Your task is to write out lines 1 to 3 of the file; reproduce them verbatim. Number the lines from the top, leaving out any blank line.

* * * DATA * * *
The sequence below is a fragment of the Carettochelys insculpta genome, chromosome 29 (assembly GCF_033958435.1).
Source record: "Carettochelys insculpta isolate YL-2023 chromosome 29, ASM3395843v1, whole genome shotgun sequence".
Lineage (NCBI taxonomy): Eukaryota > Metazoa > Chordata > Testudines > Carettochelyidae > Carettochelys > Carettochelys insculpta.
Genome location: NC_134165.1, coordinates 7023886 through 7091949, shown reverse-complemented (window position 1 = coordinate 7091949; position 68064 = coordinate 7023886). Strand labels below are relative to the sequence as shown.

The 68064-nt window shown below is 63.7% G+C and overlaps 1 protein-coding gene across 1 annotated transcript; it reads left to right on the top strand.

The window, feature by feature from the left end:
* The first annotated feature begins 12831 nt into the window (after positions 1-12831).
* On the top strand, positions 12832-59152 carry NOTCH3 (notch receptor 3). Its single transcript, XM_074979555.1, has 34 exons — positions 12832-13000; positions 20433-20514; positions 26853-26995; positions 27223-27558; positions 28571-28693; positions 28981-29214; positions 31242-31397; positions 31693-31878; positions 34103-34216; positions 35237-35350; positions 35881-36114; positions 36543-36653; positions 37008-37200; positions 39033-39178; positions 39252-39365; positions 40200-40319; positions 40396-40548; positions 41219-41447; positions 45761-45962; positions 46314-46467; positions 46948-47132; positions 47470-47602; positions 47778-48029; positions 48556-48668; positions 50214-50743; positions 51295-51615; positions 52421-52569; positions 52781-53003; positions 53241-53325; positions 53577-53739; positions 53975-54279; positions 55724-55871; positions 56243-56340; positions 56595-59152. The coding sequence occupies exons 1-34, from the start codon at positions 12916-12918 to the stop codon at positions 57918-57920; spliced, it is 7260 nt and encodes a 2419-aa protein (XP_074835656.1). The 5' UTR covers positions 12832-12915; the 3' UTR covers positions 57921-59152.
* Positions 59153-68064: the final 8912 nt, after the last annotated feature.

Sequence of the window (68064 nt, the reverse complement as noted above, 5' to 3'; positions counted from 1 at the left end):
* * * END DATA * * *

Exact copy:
The sequence below is a fragment of the Carettochelys insculpta genome, chromosome 29 (assembly GCF_033958435.1).
Source record: "Carettochelys insculpta isolate YL-2023 chromosome 29, ASM3395843v1, whole genome shotgun sequence".
Lineage (NCBI taxonomy): Eukaryota > Metazoa > Chordata > Testudines > Carettochelyidae > Carettochelys > Carettochelys insculpta.